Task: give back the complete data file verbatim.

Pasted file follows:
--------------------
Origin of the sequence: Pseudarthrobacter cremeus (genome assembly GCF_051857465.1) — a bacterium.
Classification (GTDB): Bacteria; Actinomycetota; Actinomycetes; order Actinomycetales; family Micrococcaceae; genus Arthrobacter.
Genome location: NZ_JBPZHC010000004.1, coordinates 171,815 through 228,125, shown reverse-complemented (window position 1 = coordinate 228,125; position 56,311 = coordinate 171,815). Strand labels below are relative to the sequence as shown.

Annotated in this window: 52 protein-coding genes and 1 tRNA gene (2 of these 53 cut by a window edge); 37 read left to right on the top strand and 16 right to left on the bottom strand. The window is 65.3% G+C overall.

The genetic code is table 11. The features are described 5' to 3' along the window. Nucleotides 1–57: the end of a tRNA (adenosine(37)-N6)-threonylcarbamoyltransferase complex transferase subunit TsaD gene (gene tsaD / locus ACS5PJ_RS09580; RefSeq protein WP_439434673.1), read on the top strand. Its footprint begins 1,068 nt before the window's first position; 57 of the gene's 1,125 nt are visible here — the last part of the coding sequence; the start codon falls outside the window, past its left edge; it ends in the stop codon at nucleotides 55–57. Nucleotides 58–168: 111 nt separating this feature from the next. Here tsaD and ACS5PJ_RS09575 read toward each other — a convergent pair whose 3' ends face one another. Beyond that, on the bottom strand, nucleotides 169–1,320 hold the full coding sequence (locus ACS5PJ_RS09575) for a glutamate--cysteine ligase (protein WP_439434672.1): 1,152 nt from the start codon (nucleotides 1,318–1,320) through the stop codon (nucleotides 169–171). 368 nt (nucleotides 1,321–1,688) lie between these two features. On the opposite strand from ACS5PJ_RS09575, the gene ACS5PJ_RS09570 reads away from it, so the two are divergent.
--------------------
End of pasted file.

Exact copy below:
Origin of the sequence: Pseudarthrobacter cremeus (genome assembly GCF_051857465.1) — a bacterium.
Classification (GTDB): Bacteria; Actinomycetota; Actinomycetes; order Actinomycetales; family Micrococcaceae; genus Arthrobacter.
Genome location: NZ_JBPZHC010000004.1, coordinates 171,815 through 228,125, shown reverse-complemented (window position 1 = coordinate 228,125; position 56,311 = coordinate 171,815). Strand labels below are relative to the sequence as shown.

Annotated in this window: 52 protein-coding genes and 1 tRNA gene (2 of these 53 cut by a window edge); 37 read left to right on the top strand and 16 right to left on the bottom strand. The window is 65.3% G+C overall.

The genetic code is table 11. The features are described 5' to 3' along the window. Nucleotides 1–57: the end of a tRNA (adenosine(37)-N6)-threonylcarbamoyltransferase complex transferase subunit TsaD gene (gene tsaD / locus ACS5PJ_RS09580; RefSeq protein WP_439434673.1), read on the top strand. Its footprint begins 1,068 nt before the window's first position; 57 of the gene's 1,125 nt are visible here — the last part of the coding sequence; the start codon falls outside the window, past its left edge; it ends in the stop codon at nucleotides 55–57. Nucleotides 58–168: 111 nt separating this feature from the next. Here tsaD and ACS5PJ_RS09575 read toward each other — a convergent pair whose 3' ends face one another. Beyond that, on the bottom strand, nucleotides 169–1,320 hold the full coding sequence (locus ACS5PJ_RS09575) for a glutamate--cysteine ligase (protein WP_439434672.1): 1,152 nt from the start codon (nucleotides 1,318–1,320) through the stop codon (nucleotides 169–171). 368 nt (nucleotides 1,321–1,688) lie between these two features. On the opposite strand from ACS5PJ_RS09575, the gene ACS5PJ_RS09570 reads away from it, so the two are divergent.